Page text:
Travel That Helps

stonehengeI love it when there are ways to make the world a better place while patronizing the travel industry. Expedia (cue voices to sing “dot commmm“), in addition to making shopping for travel bargains easy from your computer, has also, in partnership with the United Nations Foundation, created the World Heritage Alliance for Sustainable Tourism.

Their mission is clear, and strong (from the website): “We believe that everyone has a part to play in the conservation of our global heritage.  That’s why we work with travelers, members of the travel industry, government groups, non-governmental organizations, and the United Nations to protect and preserve World Heritage sites and promote local communities.

The World Heritage Alliance for Sustainable Tourism is a global community committed to the conservation of World Heritage sites and the well being of local people.

We are people protecting places.  Thousands of individuals support our cause by pledging to travel responsibly and by donating to fund community projects in and around World Heritage sites.”

From Stonehenge to Machu Picchu, the Statue of Liberty to Niagara Falls, Yosemite to the Okavango Delta, there are 890 World Heritage Sites in 148 countries around the world. These are the places we and our children and their children and beyond do and will create some of our greatest memories. These are the spots for once-in-a-lifetime moments, and assuring they are protected is everyone’s responsibility.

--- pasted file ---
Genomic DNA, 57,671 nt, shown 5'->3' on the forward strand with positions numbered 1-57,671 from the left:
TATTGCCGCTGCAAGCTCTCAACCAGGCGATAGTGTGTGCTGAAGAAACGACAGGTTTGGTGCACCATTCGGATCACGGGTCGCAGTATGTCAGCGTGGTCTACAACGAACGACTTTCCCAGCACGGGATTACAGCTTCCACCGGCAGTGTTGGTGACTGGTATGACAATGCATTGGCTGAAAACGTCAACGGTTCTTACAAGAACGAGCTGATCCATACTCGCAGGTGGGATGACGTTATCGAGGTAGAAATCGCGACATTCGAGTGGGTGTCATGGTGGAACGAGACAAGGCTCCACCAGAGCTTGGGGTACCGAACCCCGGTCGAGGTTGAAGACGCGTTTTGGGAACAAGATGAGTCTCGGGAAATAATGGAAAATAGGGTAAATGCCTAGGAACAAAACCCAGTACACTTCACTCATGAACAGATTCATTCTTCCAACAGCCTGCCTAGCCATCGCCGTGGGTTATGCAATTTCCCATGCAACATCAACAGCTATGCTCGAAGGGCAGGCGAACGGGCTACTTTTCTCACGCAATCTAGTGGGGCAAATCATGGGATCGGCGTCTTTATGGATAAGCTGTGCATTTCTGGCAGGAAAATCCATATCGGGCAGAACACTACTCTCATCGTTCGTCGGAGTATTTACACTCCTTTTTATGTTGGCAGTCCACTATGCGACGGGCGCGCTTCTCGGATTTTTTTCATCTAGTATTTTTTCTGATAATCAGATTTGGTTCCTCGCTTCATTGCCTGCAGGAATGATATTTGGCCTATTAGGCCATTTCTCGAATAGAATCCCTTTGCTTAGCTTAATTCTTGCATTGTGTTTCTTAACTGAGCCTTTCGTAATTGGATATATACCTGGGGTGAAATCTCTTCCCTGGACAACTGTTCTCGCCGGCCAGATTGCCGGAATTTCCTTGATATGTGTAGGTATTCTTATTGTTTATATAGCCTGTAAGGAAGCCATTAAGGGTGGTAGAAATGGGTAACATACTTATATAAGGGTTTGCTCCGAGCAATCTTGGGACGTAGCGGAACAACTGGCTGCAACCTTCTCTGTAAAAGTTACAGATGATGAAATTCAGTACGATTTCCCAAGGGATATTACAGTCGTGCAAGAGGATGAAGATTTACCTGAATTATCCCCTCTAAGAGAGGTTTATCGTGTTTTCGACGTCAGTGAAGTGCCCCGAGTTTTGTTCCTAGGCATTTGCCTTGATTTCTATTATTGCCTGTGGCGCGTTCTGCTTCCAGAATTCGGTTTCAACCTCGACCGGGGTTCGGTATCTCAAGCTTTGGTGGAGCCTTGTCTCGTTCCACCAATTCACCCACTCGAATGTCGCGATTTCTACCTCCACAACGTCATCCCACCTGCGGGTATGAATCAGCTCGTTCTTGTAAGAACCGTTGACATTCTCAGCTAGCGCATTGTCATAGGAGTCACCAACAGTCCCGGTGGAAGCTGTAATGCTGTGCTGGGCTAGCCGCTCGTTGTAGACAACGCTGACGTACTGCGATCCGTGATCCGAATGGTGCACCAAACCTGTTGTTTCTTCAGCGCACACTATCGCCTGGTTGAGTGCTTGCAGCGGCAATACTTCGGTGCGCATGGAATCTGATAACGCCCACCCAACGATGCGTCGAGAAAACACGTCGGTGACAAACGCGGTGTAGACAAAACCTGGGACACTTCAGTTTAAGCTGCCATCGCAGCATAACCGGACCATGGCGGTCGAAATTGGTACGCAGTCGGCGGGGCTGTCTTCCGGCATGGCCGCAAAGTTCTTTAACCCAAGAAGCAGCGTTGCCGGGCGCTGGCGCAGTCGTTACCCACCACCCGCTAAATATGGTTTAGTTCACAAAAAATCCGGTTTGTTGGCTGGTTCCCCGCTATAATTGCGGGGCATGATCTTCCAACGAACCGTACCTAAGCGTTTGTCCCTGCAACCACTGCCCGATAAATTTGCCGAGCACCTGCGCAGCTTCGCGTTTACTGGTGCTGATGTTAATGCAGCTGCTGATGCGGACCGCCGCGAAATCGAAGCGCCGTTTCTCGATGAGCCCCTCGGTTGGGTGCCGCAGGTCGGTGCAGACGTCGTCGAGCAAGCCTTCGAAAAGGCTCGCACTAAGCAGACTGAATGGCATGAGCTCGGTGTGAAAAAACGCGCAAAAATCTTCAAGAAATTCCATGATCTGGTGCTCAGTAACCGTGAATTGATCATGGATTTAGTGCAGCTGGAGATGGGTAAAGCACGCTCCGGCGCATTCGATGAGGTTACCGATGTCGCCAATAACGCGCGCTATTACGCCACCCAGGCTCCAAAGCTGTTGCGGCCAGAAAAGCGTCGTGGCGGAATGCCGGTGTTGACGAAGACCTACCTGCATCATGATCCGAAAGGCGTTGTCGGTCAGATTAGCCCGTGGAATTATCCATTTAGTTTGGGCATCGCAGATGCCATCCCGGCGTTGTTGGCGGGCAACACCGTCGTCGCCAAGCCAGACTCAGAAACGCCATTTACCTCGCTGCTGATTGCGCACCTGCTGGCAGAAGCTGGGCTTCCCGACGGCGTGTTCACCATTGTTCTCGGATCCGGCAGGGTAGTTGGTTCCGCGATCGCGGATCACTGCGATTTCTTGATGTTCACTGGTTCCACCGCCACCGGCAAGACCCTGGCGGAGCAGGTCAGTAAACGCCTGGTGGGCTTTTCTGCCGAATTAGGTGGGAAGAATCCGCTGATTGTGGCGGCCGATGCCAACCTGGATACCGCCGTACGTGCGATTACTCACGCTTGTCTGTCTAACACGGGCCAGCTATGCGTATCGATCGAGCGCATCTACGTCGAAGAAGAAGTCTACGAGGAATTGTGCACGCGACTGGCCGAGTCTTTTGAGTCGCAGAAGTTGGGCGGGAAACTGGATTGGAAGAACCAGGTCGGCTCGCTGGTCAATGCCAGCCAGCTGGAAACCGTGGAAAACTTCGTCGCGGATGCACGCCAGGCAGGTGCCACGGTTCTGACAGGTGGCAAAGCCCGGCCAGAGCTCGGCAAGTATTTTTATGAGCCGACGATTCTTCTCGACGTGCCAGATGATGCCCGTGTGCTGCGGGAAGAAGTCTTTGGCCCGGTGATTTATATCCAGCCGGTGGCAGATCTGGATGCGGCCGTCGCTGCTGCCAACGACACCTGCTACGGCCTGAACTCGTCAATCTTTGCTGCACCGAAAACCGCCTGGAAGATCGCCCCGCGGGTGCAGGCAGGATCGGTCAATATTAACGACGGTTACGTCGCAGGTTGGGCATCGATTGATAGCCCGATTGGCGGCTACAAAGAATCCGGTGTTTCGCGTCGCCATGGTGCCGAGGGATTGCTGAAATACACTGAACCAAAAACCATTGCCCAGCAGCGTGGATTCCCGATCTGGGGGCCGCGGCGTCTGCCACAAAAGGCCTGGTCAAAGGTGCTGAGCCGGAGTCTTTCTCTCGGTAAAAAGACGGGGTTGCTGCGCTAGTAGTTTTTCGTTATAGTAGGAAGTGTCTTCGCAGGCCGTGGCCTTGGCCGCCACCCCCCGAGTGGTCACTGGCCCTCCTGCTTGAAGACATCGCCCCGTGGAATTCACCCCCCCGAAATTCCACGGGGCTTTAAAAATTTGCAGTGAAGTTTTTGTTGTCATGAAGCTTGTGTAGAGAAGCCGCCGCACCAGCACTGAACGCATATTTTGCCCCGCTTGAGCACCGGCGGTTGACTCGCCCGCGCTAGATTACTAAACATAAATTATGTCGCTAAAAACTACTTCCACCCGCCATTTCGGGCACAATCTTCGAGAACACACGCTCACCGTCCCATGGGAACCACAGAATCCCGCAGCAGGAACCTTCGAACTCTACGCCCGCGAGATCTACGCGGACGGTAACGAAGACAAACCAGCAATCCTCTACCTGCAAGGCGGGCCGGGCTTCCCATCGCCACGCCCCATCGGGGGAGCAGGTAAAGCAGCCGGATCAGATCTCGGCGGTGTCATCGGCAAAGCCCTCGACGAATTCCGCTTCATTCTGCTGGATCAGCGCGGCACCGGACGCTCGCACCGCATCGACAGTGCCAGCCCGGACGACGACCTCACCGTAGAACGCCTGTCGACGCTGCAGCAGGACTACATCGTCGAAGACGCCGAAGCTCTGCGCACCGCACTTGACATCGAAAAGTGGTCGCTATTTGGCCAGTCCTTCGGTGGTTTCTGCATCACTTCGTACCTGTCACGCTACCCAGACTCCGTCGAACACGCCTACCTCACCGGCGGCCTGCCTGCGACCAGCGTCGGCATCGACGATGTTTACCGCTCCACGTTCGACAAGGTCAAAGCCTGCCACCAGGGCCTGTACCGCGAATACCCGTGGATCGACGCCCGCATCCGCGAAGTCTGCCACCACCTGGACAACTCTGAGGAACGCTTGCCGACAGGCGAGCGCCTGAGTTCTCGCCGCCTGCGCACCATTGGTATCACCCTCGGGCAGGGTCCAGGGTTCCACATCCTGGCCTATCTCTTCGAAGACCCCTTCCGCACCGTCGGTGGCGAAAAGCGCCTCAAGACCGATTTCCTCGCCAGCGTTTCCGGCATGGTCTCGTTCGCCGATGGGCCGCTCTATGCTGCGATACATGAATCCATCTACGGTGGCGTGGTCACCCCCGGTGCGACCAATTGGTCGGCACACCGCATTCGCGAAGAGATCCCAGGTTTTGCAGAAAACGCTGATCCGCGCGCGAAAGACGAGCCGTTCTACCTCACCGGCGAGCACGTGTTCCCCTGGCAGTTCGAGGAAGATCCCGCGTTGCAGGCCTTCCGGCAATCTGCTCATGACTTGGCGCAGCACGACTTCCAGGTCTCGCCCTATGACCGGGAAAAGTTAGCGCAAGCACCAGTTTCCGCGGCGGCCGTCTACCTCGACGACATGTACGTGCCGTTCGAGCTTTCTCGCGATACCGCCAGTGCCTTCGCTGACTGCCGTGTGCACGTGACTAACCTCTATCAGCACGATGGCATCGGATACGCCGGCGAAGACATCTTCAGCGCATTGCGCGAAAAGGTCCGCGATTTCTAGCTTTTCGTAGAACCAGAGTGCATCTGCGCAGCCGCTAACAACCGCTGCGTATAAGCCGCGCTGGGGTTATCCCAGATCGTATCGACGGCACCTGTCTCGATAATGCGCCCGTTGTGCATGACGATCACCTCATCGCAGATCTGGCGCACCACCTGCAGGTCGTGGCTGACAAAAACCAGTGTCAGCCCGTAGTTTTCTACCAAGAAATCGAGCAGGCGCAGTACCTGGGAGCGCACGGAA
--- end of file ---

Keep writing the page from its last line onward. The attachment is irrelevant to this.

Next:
Consider becoming a World Heritage Alliance member, donating, and pledging to be sure that in your own travels, you respect and honor the places you visit. As the Alliance says: We’re not asking you to save the world. Just its greatest places.

One response to this post.

  1. Posted by Chris Phalen on November 5, 2009 at 9:40 PM

    Hi Andrew,
    I am interested in setting up an e-mail interview with you pertaining to your “Making a difference while Travelling” philosophy. More speciffically why you identify the Stony Nakota First Nation in SW Alberta. I write for a national Aboriginal publication called Windspeaker and they assigned me this story. I look forward to connecting.

    Chris Phalen


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